INITIATIVE GROUP FOR THE DEFENCE OF HUMAN RIGHTS IN THE USSR
The Initiative Group for the Defence of Human Rights in the USSR was the first independent civic organization functioning openly in the USSR. It was formed in May 1969 on the initiative of Pyotr Yakir and Viktor Krasin. The Group was also joined by nine Muscovites: Tatyana Velikanova, Natalia Gorbanevskaya, Sergei Kovalyov, Aleksandr Lavut, Anatoly Levitin (Krasnov), Yury Maltsev, Grigory Podyapolsky, Tatyana Khodorovych and Anatoly Yakobson, from Leningrad Volodymyr Borisov, the Ukrainians Genrikh ALTUNIAN and Leonid PLYUSHCH, and the activist of the Crimean Tatar movement in Uzbekistan Mustafa Dzhemiliev.
The main work of the Group was in preparing appeals to international organizations (mainly the UN, the Group received no replies to their letters). The letters focused on persecution of people for their convictions in the USSR, with particular attention being given to the use of punitive psychiatry, the defence and presentation of the demands of Soviet political prisoners. the documents of the Initiative Group were circulated in samizdat, and published by the western press, as well as on radio stations broadcasting to the USSR.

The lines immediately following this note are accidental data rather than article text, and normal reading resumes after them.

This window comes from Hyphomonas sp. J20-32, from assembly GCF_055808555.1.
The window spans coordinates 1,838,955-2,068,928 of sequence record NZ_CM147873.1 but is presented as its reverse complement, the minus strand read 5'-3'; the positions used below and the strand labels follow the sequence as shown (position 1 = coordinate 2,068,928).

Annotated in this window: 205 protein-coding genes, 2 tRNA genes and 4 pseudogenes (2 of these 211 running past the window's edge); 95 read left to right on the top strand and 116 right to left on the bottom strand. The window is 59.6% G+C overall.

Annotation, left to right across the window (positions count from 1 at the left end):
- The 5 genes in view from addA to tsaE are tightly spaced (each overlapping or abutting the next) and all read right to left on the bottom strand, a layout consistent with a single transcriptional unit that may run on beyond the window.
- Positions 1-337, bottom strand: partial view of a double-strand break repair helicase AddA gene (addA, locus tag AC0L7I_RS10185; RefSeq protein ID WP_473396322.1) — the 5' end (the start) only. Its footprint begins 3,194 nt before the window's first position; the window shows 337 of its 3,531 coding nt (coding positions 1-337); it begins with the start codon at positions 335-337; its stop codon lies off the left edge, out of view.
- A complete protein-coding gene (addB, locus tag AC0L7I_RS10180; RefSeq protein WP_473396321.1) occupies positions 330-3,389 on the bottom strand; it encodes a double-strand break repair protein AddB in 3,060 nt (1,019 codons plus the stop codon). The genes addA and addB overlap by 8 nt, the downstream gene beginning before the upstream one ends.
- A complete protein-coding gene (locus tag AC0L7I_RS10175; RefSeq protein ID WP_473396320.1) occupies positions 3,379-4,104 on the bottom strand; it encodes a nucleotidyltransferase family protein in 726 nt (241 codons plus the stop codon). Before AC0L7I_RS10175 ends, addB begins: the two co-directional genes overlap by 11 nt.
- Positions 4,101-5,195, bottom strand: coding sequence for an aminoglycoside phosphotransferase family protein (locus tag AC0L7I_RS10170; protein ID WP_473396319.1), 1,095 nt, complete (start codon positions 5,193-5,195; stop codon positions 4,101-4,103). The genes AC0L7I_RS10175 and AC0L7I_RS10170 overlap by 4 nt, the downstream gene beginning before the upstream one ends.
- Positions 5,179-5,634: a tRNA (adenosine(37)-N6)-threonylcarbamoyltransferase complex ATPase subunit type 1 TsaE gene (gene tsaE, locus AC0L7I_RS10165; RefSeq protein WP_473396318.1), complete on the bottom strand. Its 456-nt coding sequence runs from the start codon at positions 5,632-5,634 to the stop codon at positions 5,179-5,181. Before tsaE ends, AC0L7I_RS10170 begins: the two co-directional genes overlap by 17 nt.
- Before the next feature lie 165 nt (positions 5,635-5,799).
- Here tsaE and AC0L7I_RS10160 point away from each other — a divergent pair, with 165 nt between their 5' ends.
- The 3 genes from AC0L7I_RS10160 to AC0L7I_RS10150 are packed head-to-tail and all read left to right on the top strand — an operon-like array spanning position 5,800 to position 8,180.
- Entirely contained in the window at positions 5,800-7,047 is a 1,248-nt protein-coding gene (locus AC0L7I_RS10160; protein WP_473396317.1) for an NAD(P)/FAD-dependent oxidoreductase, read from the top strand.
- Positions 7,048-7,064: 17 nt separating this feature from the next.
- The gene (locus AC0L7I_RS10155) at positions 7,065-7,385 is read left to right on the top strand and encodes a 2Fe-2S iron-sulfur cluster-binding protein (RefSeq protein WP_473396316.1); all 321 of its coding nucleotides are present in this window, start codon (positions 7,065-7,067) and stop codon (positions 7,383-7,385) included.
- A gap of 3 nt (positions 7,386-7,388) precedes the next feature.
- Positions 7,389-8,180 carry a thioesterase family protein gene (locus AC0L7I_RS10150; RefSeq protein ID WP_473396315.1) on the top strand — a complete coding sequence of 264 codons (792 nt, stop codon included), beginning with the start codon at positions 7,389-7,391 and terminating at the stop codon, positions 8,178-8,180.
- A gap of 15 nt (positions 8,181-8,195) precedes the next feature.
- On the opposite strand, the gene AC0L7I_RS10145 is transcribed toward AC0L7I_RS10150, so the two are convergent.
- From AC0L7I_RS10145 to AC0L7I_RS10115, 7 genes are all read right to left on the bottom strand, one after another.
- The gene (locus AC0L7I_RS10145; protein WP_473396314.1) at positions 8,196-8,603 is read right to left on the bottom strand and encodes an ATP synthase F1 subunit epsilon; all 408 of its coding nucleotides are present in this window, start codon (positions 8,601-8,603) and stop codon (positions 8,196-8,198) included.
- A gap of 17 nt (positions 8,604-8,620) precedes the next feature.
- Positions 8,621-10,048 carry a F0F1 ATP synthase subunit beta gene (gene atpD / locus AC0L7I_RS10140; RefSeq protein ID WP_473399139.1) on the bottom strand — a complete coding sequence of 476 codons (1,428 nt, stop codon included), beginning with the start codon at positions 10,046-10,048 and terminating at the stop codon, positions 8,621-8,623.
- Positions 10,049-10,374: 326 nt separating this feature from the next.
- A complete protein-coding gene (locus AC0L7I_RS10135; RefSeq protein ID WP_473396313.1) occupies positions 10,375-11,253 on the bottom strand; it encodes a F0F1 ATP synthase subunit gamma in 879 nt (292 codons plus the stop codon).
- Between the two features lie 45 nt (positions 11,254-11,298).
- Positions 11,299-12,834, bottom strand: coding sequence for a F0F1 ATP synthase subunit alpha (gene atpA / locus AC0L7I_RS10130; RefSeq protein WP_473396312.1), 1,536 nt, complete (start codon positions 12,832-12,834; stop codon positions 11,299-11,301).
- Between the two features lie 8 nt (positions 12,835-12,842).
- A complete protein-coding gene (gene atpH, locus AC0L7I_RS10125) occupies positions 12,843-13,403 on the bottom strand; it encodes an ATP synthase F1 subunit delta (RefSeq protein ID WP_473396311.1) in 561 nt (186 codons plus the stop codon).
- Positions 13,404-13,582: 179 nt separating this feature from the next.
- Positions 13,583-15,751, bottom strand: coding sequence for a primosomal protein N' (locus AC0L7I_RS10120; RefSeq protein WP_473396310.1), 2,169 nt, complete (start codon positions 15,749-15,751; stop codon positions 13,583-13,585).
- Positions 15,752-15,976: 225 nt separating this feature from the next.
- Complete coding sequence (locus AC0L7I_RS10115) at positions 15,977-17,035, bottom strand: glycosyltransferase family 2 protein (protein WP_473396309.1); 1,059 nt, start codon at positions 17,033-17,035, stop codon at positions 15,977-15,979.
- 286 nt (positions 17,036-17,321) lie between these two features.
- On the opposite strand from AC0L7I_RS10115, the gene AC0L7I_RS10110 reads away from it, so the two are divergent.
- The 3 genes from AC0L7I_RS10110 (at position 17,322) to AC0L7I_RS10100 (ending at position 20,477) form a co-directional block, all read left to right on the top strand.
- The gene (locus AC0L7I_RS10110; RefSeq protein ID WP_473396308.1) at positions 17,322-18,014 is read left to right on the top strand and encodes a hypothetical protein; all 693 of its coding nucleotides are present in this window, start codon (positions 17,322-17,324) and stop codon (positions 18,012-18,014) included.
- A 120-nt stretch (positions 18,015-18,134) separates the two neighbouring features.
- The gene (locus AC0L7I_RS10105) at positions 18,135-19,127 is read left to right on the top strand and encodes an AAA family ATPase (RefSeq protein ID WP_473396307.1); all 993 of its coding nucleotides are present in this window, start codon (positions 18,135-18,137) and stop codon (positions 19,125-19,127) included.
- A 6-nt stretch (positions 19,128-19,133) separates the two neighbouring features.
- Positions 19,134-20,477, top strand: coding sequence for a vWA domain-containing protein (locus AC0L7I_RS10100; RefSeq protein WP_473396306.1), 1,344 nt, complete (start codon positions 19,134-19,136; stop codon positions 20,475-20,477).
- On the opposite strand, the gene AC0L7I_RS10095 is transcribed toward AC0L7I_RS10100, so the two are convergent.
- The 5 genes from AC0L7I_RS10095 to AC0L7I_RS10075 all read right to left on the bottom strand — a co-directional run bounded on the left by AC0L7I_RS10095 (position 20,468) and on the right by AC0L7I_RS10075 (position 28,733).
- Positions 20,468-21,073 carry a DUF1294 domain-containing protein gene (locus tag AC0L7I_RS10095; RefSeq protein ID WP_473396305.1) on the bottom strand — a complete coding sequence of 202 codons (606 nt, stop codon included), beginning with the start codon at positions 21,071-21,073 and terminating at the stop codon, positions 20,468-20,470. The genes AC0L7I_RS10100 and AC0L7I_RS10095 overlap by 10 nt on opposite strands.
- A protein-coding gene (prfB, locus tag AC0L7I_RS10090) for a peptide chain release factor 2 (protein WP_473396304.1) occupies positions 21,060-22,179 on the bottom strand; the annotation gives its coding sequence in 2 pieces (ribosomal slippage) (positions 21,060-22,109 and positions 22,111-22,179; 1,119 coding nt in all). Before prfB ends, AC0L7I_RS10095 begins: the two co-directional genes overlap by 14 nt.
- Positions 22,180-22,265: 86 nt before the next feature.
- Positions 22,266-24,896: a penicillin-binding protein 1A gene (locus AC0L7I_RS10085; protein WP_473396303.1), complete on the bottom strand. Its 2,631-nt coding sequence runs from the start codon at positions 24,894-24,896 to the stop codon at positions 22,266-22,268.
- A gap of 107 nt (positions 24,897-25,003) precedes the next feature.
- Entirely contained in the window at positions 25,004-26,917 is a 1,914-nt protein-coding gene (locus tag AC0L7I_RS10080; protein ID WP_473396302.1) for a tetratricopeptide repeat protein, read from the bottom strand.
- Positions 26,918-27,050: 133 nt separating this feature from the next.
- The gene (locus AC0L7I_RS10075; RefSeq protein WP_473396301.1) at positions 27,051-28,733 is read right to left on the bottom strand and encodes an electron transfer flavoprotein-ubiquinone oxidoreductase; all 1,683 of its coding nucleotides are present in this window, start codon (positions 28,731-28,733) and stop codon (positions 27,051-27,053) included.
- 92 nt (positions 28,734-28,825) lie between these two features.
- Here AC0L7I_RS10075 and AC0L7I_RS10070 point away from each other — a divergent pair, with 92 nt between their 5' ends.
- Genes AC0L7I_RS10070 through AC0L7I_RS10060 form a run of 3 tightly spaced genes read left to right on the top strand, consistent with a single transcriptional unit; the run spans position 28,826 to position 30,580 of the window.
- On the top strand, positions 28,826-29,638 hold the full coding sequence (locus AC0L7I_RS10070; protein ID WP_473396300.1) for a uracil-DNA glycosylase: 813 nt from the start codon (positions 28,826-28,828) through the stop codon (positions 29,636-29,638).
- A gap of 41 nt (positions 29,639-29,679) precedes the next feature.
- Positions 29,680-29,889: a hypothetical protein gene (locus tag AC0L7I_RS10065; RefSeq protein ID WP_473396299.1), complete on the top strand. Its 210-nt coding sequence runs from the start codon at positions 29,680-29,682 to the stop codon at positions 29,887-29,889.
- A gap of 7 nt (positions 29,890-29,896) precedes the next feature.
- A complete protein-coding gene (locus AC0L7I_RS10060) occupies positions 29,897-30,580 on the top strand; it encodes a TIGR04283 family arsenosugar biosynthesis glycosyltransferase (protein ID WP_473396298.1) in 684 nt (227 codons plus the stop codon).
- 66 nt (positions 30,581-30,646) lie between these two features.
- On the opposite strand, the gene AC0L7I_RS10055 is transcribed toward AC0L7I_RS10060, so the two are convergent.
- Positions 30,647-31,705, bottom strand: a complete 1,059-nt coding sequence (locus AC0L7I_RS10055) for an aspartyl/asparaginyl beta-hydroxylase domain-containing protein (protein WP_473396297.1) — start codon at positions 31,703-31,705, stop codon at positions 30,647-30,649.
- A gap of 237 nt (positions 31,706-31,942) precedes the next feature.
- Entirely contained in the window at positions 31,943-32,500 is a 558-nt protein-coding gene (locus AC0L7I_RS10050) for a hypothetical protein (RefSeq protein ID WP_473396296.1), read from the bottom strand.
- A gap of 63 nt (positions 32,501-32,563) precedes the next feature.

The Group did not have a particular structure or charter.
Most of the members from 1969 to 1979 suffered repression. The Initiative Group made no statement about ceasing its work however it effectively stopped in 1976 with the creation of the Moscow Helsinki Group which took over its functions. The final document signed on behalf of the Initiative Group was a letter from the women’s labour camp in Mordovia from 17.11.1981.
In September 1973, after public renunciations by Pyotr Yakir and Viktor Krasin, the members of the Initiative Group still at liberty signed a statement which refuted their “confessions”